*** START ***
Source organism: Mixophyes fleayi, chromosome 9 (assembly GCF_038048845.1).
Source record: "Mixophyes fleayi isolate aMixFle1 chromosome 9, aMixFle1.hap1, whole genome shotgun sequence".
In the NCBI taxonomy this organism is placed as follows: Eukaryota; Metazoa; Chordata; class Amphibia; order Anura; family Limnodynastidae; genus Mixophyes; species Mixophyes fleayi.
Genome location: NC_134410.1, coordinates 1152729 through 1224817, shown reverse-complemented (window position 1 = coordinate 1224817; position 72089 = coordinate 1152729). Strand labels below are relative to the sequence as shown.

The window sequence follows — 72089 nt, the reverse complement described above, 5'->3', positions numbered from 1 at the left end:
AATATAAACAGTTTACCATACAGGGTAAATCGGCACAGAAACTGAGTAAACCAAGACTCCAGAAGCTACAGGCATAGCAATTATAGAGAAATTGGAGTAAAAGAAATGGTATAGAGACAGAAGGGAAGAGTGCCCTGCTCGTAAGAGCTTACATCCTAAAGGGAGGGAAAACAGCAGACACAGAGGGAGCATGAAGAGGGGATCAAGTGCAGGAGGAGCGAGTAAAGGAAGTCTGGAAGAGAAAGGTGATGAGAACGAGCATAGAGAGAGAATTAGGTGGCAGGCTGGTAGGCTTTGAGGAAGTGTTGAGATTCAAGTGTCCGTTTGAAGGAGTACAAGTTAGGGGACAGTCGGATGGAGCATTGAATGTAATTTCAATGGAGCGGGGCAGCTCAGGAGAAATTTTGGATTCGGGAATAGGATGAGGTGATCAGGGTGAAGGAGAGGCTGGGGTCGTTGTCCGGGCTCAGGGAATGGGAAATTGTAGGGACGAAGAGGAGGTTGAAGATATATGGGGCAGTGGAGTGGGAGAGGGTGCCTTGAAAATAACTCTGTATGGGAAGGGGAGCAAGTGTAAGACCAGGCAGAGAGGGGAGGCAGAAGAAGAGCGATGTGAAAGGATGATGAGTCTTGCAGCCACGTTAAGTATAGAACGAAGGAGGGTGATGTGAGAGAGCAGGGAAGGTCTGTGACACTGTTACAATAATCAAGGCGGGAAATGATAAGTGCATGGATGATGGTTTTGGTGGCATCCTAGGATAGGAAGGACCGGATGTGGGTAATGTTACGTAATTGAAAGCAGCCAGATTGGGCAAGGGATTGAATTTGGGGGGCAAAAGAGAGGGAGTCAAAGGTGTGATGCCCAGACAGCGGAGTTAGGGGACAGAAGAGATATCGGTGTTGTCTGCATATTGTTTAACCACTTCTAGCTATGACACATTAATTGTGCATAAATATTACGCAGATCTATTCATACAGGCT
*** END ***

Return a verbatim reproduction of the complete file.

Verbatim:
Source organism: Mixophyes fleayi, chromosome 9 (assembly GCF_038048845.1).
Source record: "Mixophyes fleayi isolate aMixFle1 chromosome 9, aMixFle1.hap1, whole genome shotgun sequence".
In the NCBI taxonomy this organism is placed as follows: Eukaryota; Metazoa; Chordata; class Amphibia; order Anura; family Limnodynastidae; genus Mixophyes; species Mixophyes fleayi.
Genome location: NC_134410.1, coordinates 1152729 through 1224817, shown reverse-complemented (window position 1 = coordinate 1224817; position 72089 = coordinate 1152729). Strand labels below are relative to the sequence as shown.

The window sequence follows — 72089 nt, the reverse complement described above, 5'->3', positions numbered from 1 at the left end:
AATATAAACAGTTTACCATACAGGGTAAATCGGCACAGAAACTGAGTAAACCAAGACTCCAGAAGCTACAGGCATAGCAATTATAGAGAAATTGGAGTAAAAGAAATGGTATAGAGACAGAAGGGAAGAGTGCCCTGCTCGTAAGAGCTTACATCCTAAAGGGAGGGAAAACAGCAGACACAGAGGGAGCATGAAGAGGGGATCAAGTGCAGGAGGAGCGAGTAAAGGAAGTCTGGAAGAGAAAGGTGATGAGAACGAGCATAGAGAGAGAATTAGGTGGCAGGCTGGTAGGCTTTGAGGAAGTGTTGAGATTCAAGTGTCCGTTTGAAGGAGTACAAGTTAGGGGACAGTCGGATGGAGCATTGAATGTAATTTCAATGGAGCGGGGCAGCTCAGGAGAAATTTTGGATTCGGGAATAGGATGAGGTGATCAGGGTGAAGGAGAGGCTGGGGTCGTTGTCCGGGCTCAGGGAATGGGAAATTGTAGGGACGAAGAGGAGGTTGAAGATATATGGGGCAGTGGAGTGGGAGAGGGTGCCTTGAAAATAACTCTGTATGGGAAGGGGAGCAAGTGTAAGACCAGGCAGAGAGGGGAGGCAGAAGAAGAGCGATGTGAAAGGATGATGAGTCTTGCAGCCACGTTAAGTATAGAACGAAGGAGGGTGATGTGAGAGAGCAGGGAAGGTCTGTGACACTGTTACAATAATCAAGGCGGGAAATGATAAGTGCATGGATGATGGTTTTGGTGGCATCCTAGGATAGGAAGGACCGGATGTGGGTAATGTTACGTAATTGAAAGCAGCCAGATTGGGCAAGGGATTGAATTTGGGGGGCAAAAGAGAGGGAGTCAAAGGTGTGATGCCCAGACAGCGGAGTTAGGGGACAGAAGAGATATCGGTGTTGTCTGCATATTGTTTAACCACTTCTAGCTATGACACATTAATTGTGCATAAATATTACGCAGATCTATTCATACAGGCT